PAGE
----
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To read comments to this article, go here
OIN Statement: "We stand ready to leverage our IP portfolio" - Updated
Tuesday, May 15 2007 @ 01:01 PM EDT

Jerry Rosenthal, chief executive officer of Open Invention Network, has just issued a statement about the Fortune article, which I take as a warning to any litigious folks out there who might be thinking about litigation against Linux that any such action will have consequences. "We stand ready to leverage our IP portfolio to maintain the open patent environment OIN has helped create," the statement concludes.

Say, this is becoming sort of like the Cuban missile crisis. Hopefully some brainiac will figure out a neat walkaway from this brink too. Litigation is a waste of everyone's resources. But don't forget, business folks, that Red Hat offers you indemnification, so you don't have to get involved in any of this. Nor do you have to give in to bullies. I think it's also fair to say that giving in to bullies may have unfortunate consequences. First, GPLv3 is just around the corner, so what are you going to do for updates down the road? And second, if you are treated like this *before* you become a customer, how will you be treated afterward?

Here's the OIN statement:

"A recent article in Fortune Magazine raises - or more precisely, re-raises - tired, old allegations about the Linux operating system for the sole purpose of perpetuating unwarranted fear, uncertainty and doubt among current and potential Linux users and distributors.

This is not the first time that unsubstantiated claims of patent infringement have been leveled at Linux. Moreover, just as in the past, these claims are made without disclosing any evidence. It's time to stop the accusations and show the evidence. What's happening with these accusers is the equivalent of declaring four aces while being unwilling to show even a pair of deuces.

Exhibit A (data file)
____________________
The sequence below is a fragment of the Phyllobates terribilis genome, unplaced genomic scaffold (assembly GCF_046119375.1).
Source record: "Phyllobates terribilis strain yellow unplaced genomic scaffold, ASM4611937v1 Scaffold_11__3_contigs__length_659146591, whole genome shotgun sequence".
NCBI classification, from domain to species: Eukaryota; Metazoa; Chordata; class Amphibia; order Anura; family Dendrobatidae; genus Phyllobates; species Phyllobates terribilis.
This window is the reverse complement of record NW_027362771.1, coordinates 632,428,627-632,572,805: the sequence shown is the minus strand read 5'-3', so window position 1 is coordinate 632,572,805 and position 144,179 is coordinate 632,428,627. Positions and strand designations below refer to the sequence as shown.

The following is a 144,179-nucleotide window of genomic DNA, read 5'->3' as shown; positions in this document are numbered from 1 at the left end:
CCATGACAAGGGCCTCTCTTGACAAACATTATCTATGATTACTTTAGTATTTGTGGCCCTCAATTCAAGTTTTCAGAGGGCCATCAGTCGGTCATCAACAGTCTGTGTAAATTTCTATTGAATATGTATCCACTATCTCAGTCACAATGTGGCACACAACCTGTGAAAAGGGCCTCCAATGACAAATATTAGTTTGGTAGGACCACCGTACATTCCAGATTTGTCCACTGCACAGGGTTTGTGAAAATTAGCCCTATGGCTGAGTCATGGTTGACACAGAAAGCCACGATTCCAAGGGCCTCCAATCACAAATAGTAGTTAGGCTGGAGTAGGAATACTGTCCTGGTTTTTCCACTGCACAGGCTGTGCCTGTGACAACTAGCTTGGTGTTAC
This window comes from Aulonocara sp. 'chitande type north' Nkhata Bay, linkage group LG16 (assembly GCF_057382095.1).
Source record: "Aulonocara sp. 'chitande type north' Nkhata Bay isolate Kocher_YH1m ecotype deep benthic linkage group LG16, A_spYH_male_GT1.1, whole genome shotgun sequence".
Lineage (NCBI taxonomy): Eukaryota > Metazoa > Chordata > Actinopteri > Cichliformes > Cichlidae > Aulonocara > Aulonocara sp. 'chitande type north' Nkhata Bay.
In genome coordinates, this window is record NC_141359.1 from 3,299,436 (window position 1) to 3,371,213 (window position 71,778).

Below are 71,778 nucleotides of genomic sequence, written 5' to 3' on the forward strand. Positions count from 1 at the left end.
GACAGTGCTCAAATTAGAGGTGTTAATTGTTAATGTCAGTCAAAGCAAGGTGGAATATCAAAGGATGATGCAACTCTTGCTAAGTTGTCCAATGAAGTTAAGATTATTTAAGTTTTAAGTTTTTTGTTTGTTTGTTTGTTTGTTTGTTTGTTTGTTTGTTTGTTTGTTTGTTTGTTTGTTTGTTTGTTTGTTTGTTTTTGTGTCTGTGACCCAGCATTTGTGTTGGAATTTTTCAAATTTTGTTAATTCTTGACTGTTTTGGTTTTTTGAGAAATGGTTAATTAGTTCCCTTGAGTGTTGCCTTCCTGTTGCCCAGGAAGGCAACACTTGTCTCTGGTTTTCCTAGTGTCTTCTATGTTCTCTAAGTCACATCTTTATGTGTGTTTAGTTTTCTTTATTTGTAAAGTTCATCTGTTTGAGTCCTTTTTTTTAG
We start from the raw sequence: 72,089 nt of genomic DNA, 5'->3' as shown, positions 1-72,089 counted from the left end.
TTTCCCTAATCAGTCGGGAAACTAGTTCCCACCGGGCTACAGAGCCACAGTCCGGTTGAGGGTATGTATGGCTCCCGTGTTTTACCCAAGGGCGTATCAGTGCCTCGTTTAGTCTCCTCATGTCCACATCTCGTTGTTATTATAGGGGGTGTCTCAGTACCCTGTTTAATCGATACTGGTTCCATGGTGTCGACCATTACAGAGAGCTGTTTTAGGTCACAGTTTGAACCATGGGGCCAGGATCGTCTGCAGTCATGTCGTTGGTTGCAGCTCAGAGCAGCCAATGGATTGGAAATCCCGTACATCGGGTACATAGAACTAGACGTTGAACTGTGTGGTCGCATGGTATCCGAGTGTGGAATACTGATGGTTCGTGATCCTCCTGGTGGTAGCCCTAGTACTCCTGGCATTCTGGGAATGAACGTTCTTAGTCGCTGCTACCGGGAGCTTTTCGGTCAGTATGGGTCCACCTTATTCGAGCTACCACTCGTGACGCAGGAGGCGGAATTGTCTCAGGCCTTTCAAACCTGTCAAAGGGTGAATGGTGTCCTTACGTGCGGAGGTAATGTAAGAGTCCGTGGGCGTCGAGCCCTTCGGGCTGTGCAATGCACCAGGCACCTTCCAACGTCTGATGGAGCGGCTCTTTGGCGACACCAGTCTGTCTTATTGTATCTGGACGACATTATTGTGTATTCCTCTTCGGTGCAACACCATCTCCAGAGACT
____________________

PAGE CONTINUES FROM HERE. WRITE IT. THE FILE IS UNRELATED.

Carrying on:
It's clear that these accusations are actually an admission of the rapid uptake of Linux in the marketplace, Linux' success in displacing legacy products of competitors and that Linux provides superior software in performance, security and stability.

Here are some facts to provide clarity around Linux and patents:

* There never has been a patent lawsuit against Linux. Never.
* Linux has excellent intellectual property vetting.
* Linux has thousands of high-quality, dedicated programmers.
* Linux creates a robust, secure computer operating environment.

In less than a year, OIN has accumulated more than 100 strategic, worldwide patents and patent applications that span Web / Internet, e-commerce, mobile and communications technologies. These patents are available to all as part of the free Linux ecosystem that OIN is creating around, and in support of Linux. We stand ready to leverage our IP portfolio to maintain the open patent environment OIN has helped create."

Emphasis added. In short, they will respond to any legal threat. It's part of what OIN was set up to do. It's not like the bad old days, when Microsoft could just walk onto the playground and everyone ran away in fear or burst into tears. Linux folks have been expecting this for a long time and have used the time to prepare. Nobody is crying or running away.

Update:

Microsoft blinked, according to this report from Tech.Blorge:

"We're not litigating. If we wanted to we would have done so years ago," said Horacio Gutierrez, Microsoft's VP for intellectual property and licensing, in an interview.

So, they have patents they think are infringed, but they won't litigate over them. Well, pardon my infringement and call me waiver!


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